a close stop loss order may work for the betterment of profits rather
than waiting to place a stop under a pivot.
Once you get a picture of the possibility of the day, in terms of range
as a percentage of prices, everything comes into place. If we have 3%
we have 3%. Will it be 3%? Probably not. It may be 4% or 2% but at least
we are not looking for a 150-point range when that might be 10%.
This past Tuesday, January 22nd, 2002 I had a very important number at
1496 level. It was a .382 retracement of 1739 and 1104, the high on December
5th, 2001 and the low of September 21st, 2001. I was convinced and adamant
about the market making my numbers. I tried several times as we broke
trying to make this number. When the day was done we had not made the
number and I was out for my largest loss in some time. I wondered why
at the time.
Now I can clearly see the problem. The first event was we opened at 1570.5
-- that was about the .618 level of the previous day's range. Then we
sold off finally making 1503 as a low late in the day, when I was convinced
we would make 1496. The problem was one of understanding the probability.
We already had a 4.41% range for the day of the previous day's closing
value and even in all my perfectionism of the "Math of the Markets"
could not get this market, which has been averaging less than 3% in range,
to stretch it out to just short of 5%. I already had about 150% of an
average day's range at this point in time.
I wasn't about to obtain my numbers. You can say it has to do with round
numbers such as 1500 and that may have some merit, but I am inclined to
believe it has more to do with how far we needed to stretch above the
standard deviation of range to obtain the number.
If I had the proper "picture of possibility" in my mind, I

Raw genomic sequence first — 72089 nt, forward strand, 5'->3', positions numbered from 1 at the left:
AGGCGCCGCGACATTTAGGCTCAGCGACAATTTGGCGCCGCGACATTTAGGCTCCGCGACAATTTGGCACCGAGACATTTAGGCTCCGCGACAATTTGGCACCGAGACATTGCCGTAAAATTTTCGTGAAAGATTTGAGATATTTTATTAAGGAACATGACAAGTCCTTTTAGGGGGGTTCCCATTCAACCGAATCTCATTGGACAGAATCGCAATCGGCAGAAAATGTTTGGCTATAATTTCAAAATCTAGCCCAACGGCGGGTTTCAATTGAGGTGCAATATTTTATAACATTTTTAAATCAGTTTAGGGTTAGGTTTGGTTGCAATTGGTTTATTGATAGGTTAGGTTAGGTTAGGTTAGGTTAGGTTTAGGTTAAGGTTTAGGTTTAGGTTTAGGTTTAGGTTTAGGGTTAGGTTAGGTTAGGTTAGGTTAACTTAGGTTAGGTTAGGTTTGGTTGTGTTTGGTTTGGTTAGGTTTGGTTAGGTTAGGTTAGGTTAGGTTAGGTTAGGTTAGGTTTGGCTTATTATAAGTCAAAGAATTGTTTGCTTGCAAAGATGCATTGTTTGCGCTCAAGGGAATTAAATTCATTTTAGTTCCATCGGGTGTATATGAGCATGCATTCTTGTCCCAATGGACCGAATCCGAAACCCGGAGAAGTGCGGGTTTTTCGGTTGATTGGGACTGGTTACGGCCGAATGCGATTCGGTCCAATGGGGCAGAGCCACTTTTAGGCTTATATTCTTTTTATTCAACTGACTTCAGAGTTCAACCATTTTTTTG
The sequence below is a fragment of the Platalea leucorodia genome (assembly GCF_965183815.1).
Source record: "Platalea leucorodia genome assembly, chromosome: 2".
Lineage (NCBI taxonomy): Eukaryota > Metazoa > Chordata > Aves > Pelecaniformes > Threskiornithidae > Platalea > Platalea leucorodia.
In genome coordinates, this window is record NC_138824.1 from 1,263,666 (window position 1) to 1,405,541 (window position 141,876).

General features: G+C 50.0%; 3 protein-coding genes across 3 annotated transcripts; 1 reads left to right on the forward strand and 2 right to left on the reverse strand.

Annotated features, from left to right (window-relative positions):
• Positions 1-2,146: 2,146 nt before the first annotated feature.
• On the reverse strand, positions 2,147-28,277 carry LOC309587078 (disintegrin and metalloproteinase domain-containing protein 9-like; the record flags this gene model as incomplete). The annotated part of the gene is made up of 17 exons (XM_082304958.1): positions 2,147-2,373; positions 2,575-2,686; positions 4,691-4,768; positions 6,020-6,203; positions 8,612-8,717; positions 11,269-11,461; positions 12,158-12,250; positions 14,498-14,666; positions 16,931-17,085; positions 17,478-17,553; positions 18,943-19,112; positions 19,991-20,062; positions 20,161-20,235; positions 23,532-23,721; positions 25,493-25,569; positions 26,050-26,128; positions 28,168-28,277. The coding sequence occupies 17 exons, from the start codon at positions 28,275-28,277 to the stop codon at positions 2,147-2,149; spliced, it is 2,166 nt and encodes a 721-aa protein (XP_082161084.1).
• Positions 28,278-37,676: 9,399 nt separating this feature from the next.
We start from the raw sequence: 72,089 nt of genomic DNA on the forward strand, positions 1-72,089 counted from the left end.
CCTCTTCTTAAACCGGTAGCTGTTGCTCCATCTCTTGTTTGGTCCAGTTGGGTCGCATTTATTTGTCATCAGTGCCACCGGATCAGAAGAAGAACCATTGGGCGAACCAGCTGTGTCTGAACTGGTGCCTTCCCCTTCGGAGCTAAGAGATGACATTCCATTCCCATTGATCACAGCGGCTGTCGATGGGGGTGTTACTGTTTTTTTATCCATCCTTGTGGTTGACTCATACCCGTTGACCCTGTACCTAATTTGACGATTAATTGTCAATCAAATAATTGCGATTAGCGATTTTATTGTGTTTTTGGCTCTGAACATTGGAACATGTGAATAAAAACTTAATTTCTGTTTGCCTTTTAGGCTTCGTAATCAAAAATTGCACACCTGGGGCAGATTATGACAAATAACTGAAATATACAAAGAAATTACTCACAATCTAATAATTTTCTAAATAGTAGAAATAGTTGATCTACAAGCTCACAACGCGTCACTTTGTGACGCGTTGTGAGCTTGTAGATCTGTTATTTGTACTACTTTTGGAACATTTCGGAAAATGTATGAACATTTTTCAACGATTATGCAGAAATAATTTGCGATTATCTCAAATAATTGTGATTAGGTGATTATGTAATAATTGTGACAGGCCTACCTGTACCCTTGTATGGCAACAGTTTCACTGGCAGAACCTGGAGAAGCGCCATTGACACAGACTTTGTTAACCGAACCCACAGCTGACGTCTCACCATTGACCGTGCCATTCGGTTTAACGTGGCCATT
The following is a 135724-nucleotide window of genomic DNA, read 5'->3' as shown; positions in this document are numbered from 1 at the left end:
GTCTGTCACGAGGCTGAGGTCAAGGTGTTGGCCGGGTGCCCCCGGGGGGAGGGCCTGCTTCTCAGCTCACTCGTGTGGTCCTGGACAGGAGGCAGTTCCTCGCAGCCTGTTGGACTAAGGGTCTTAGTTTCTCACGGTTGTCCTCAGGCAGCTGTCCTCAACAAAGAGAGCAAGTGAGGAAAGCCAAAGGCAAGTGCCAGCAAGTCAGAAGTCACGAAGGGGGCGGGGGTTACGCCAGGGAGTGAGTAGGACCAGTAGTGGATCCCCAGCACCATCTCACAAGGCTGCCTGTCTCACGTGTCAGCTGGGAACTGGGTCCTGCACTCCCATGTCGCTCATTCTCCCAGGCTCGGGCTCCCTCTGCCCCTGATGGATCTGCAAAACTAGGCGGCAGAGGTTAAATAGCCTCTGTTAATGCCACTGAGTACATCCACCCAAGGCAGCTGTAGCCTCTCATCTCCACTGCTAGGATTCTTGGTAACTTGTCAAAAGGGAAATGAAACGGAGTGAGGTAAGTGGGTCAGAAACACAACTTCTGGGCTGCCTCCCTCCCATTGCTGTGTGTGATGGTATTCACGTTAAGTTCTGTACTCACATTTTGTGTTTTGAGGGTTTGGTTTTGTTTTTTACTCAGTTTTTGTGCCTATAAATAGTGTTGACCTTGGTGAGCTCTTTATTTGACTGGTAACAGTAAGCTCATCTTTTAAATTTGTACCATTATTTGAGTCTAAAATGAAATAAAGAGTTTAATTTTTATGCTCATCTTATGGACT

could have very soon understood that if 1571 was the high we were headed
at least for 1530 or 1525 and made a very nice trade.
Currently, in mini Nasdaq 100, we are averaging about 3.16% of closing
price on a 5-day average. At a price of 1562 this means we would look
for a range of about 49 points on Monday as normal. The actual range may
be more, it may be less. If we add 49 points to 1562.5 Friday's close
(January 25th, 2002) we get 1611.5 and if we subtract it from Friday's
close we get 1513.5 and I would venture that this range possibility will
cover 99% of the possible outcome for Monday, short of a natural unexpected
Now I need a high or a low to further refine the range on Monday. Once
we have an initial High or Low on Monday we can add or subtract as appropriate
and have a view of the day's trading range before it occurs.
This knowledge will at some point on Monday allow us to consider selling
into the highs or buying into the lows with some degree of confidence
and with a short stop loss point. Without the consideration of range this
is a near impossibility to do from a mental standpoint. Picking Tops
and Picking Bottoms is said to lead to Picking Cotton and this may
not be true armed with the correct knowledge.
This knowledge will change our trading result outcome over time to an
even more successful venture.
For your general information the DOW Industrial basis the cash are currently
averaging about 1.22% and the S&P is averaging about 1.17% or about
1320 points per day and there is not a lot of sense wishing for 2500.
The S&P made 1120 points today (January 25th, 2002 ) and so achieved
85% of its possibility.
We all know that indicators like Stochastic and Relative Strength and
CCI etc. are really pretty worthless on short time frame intraday charts,
However, when we begin to consider range possibilities perhaps these tools
become more useful to us.
I know 1573 was the pivot in mini Nasdaq today (Jan. 25, 2002) and I
sold it twice as we rallied into it after we made the highs at 1576.5.
It seemed like a low risk trade as the stop was no more than 5 points
and the possibility was the 1556 level, which eventually was made. I may
not have handled these trades totally correctly but we took money from
each entry that was worthwhile considering the risk.
I will probably revisit this again as I work out more detail to the concept
of range consideration as a tool to guide our trading decisions.
© 2002 Ralph Russell